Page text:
When Did Slavery End In America

The Complicated History Of When Slavery Actually Ended In America

Published May 5, 2023
Updated May 8, 2023

From the Emancipation Proclamation to the end of the Civil War to the 13th Amendment, go inside the real story of how slavery was abolished in the United States.

Slavery was a fact of life in the United States from the very beginning. By the time the country declared its independence from Great Britain in 1776, enslaved people had already been arriving on American shores for well over a century. And when the Civil War broke out in 1861, enslaved people numbered nearly four million in the U.S. So, when was this horrific institution finally abolished — and when did slavery end?

Though narratives of the Civil War often suggest that slavery ended with a stroke of Abraham Lincoln’s pen, the truth was actually more complex. Multiple events, including the Emancipation Proclamation, the end of the Civil War, and the passage of the 13th Amendment, led to slavery’s demise.

And even then, life for Black Americans remained perilous. The failures of Reconstruction and the rise of the Jim Crow Era created an unequal and often violent society in which race continued to play a pivotal role.

A Brief History Of American Slavery

By the time the Civil War began in 1861, slavery had already existed in the U.S. for hundreds of years. It’s commonly cited that the first enslaved people arrived on American shores in 1619, when the English privateer White Lion brought “20 and odd” enslaved Africans to Jamestown, Virginia.

But according to History, it’s likely that the first captive Africans came to the land that would become the future United States as early as 1526. And years later, as the colonies took shape, the institution rapidly spread.

When Did Slavery End

Hulton Archive/Getty ImagesA depiction of a Dutch ship arriving at Jamestown, Virginia, in 1619 with enslaved Africans.

By 1776, slavery had become a fact of life. As the American Battlefield Trust notes, most of the men who signed the Declaration of Independence owned slaves, and almost half of the delegates to the Constitutional Convention were slaveholders. Thomas Jefferson, who famously declared that “all men are created equal” in the Declaration of Independence, owned many slaves. So did George Washington, James Madison, and several others.

Though some of the Founding Fathers believed slavery to be a moral evil, they largely punted the problem down the road to be addressed later. Congress set a rough deadline for the end of the slave trade in 1808.

When Was Slavery Abolished

Hulton Archive/Getty ImagesA depiction of enslaved people in the United States. Circa 1800.

But even with the official end of the slave trade — which illegally continued — slavery was still economically vital for the American South. Tensions between the North and South, and pro- and anti-slavery groups, grew during the 19th century and finally came to a head in 1860 when Abraham Lincoln was elected president. Many Southern states seceded out of the belief that the new Republican president would abolish slavery once and for all.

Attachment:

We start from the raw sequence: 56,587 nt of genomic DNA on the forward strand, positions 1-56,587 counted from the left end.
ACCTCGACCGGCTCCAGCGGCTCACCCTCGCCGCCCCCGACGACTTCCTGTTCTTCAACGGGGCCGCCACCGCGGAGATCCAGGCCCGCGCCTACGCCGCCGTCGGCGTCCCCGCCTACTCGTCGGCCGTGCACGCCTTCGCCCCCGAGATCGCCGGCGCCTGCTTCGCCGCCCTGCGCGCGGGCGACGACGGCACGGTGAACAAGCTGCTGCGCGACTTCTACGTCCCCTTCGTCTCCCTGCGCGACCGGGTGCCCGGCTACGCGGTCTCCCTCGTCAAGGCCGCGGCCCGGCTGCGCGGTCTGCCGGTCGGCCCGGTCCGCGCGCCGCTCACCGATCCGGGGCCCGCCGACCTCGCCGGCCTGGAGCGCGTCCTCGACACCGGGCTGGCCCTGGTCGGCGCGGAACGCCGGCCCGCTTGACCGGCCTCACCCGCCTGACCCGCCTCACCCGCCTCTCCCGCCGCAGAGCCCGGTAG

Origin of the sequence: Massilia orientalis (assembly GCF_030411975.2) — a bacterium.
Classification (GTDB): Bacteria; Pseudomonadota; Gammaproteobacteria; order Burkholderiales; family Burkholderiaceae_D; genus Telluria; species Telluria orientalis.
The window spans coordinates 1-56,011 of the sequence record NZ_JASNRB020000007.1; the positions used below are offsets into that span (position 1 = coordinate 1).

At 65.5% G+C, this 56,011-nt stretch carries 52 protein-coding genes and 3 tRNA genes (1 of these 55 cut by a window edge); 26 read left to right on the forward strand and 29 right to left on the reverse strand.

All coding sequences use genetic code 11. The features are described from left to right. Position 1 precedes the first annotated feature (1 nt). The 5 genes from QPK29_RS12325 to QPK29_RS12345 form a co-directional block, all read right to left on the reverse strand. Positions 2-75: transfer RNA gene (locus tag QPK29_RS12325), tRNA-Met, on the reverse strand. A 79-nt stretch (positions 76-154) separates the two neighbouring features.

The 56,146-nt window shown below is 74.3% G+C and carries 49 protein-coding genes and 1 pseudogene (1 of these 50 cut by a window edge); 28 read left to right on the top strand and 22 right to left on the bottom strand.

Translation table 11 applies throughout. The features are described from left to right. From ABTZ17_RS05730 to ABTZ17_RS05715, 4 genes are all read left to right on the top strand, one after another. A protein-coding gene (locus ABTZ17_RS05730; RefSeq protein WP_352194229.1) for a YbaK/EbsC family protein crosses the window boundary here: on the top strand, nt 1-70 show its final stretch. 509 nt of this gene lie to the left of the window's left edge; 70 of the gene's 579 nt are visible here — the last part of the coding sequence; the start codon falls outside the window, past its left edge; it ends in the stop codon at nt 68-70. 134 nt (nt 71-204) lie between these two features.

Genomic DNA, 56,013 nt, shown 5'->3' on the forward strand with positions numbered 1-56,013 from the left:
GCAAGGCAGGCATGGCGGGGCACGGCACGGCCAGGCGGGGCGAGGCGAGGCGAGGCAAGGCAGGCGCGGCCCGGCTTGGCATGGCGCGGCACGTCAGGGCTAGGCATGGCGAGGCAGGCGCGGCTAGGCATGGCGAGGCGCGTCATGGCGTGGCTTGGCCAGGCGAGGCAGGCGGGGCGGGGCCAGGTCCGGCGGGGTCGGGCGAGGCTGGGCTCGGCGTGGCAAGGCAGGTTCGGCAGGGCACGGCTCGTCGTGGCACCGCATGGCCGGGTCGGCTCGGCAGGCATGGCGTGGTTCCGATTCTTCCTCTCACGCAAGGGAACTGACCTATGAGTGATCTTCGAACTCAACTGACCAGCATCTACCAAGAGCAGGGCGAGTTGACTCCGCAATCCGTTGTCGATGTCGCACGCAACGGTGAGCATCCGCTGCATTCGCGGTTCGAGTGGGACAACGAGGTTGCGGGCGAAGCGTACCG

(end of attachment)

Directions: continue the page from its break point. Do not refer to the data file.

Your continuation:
Their secession led to the Civil War, which eventually led to the end of slavery in the United States. But when did slavery officially end in America? And how were all the millions of slaves finally freed?

When Did Slavery End In The U.S.?

Though in hindsight the end of slavery seems like the inevitable conclusion to the Civil War, Abraham Lincoln once suggested that he would do almost anything in order to preserve the Union. In an 1862 letter to an abolitionist newspaper editor named Horace Greeley, the president explained:

“If I could save the Union without freeing any slave I would do it, and if I could save it by freeing all the slaves I would do it; and if I could save it by freeing some and leaving others alone I would also do that.”

Abraham Lincoln

Matthew Brady/Buyenlarge/Getty ImagesAbraham Lincoln is often praised as the man who “freed the slaves,” but the full story isn’t quite that simple.

Lincoln believed that slavery was “morally and politically” wrong, but he also believed that it was protected by the Constitution. During the Civil War, however, he came to believe that freeing slaves would be necessary. As PBS notes, the South relied on free, Black labor, while the North refused to accept the services of free Black people and former slaves.

In July 1862, Lincoln showed a draft of the Emancipation Proclamation to his cabinet. But since the Secretary of State, William H. Seward, suggested Lincoln wait for a major Union victory before releasing the document, the president refrained from announcing his plan until September 1862, following the significant Union victory at the Battle of Antietam.

On September 22, 1862, Lincoln issued his preliminary Emancipation Proclamation. It declared that slaves who were held within rebellious states would be freed on January 1, 1863. On that day, the Emancipation Proclamation went into effect, declaring that “all persons held as slaves” within the rebellious areas “shall be then, thenceforward, and forever free.”